Eben J. Knowlton …………… | Brother .. | 100,000.00 |
Unitarian Church of West Upton, | | |
Mass. …………………… | None ….. | 5,000.00 |
| | |
The remainder of said | | |
residuary estate is | | |
subject to contingencies, | | |
and the individuals who | | |
will ultimately become | | |
entitled to the same | | |
on their degree of | | |
relationship to the | | |
testator cannot be | | |
determined until after | | |
the termination of two | | |
lives now in being. | | |
The present value of the | | |
said remainder of said | | |
residuary estate, | | |
estimated as aforesaid, | | |
is $717,803.30 | ……… | 717,803.30 |
| | _____________ |
Total …………………. | | $2,559,899.65 |
| | | |
| | | |
Names of persons entitled to | | | |
beneficial interest in | Amount | Rate for | Amount |
said party | taxable | every $100 | of tax |
| | | |
Mary, Countess von | | | |
Francken | | | |
Sierstorpff ….. | | | |
Furniture ……. $ 1,065. | | | |
Cash Legacy ….. 100,000. | | | |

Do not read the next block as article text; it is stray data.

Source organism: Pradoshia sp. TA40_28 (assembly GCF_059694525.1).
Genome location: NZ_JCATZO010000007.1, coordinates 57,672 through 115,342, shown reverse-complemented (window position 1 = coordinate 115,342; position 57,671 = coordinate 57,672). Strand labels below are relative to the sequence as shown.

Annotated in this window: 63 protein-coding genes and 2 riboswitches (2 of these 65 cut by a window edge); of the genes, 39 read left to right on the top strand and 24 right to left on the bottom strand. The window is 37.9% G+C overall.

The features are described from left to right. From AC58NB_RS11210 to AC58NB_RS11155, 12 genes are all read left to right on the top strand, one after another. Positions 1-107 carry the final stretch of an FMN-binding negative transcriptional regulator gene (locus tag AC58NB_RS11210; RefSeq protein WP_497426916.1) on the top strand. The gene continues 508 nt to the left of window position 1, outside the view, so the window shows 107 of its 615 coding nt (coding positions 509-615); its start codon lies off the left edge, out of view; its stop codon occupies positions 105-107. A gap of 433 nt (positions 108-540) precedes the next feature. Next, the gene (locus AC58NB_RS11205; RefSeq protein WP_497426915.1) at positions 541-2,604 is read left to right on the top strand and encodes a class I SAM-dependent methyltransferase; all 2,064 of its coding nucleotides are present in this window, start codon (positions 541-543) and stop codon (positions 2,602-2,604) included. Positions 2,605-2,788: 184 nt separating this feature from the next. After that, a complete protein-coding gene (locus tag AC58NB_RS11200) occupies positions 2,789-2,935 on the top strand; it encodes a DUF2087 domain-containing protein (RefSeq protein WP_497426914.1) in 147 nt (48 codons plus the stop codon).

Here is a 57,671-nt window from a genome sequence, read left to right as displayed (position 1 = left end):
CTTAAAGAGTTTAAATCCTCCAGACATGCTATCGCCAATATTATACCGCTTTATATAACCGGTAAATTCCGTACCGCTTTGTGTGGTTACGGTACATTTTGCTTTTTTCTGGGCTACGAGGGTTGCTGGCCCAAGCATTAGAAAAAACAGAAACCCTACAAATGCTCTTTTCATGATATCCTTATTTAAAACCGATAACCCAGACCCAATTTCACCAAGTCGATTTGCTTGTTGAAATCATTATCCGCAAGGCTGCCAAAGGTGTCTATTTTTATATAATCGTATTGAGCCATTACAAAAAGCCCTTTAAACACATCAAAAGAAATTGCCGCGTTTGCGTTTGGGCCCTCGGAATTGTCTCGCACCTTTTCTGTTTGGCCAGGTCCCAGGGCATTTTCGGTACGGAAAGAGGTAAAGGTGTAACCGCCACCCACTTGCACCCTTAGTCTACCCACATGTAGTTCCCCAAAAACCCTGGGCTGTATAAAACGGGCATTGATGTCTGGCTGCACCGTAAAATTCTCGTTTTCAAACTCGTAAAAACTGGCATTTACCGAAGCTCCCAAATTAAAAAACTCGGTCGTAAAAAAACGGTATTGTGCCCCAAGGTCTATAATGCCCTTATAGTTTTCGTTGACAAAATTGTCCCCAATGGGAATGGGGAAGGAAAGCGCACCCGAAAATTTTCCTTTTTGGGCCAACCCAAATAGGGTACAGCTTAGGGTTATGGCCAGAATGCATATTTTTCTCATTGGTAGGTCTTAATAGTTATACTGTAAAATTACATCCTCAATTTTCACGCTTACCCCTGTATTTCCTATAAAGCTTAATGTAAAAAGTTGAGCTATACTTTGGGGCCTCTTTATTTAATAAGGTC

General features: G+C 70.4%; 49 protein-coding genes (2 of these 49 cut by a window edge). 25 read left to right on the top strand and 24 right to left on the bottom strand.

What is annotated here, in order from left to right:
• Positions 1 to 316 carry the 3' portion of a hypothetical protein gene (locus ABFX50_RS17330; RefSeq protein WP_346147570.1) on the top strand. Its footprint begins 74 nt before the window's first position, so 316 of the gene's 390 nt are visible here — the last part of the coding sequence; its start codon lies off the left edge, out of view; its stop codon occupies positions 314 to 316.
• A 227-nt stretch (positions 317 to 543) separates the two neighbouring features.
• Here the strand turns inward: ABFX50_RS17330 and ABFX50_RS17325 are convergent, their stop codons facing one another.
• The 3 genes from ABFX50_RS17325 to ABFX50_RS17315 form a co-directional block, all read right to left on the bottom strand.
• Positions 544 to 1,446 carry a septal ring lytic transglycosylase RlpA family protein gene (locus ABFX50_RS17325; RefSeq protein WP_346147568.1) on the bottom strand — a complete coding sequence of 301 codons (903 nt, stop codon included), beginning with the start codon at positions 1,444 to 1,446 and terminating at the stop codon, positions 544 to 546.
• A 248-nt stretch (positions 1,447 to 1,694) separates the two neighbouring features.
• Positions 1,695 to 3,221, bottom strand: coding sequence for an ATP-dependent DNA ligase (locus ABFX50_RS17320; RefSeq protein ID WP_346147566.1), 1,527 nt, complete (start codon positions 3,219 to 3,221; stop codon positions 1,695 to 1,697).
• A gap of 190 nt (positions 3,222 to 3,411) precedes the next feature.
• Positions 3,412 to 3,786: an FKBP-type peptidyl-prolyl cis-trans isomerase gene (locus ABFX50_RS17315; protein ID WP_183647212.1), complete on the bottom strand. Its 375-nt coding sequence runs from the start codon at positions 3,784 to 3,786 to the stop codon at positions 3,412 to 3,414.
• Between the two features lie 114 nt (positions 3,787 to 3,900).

| | | |
Income for life | | | |
on residuary | | | |
estate, amounting | | | |
to $2,348,734.67. | | | |
Countess | | | |
Sierstorpff | | | |
became 28 years | | | |
of age on July 2, | | | |
1898. Present | | | |
value of her life | | | |
interest in said | | | |
residuary | | | |
estate, estimated | | | |
according to | | | |
United States | | | |
table is, … $1,630,931.35 | | | |
Total …….. _____________ | | | |
George W. Knowlton …………. | $1,731,996.35 | 2.25 | 38,969.92 |
Charlotte A. Batchelor ……… | 100.00 | 2.25 | 2.25 |
Eben J. Knowlton …………… | 5,000.00 | 2.25 | 112.50 |
Unitarian Church of West Upton, | 100,000.00 | 2.25 | 2,250.00 |
Mass. …………………… | 5,000.00 | 15. | 750.00 |
| | | |
The remainder of said | | | |
residuary estate is | | | |
subject to contingencies, | | | |
and the individuals who | | | |
will ultimately become | | | |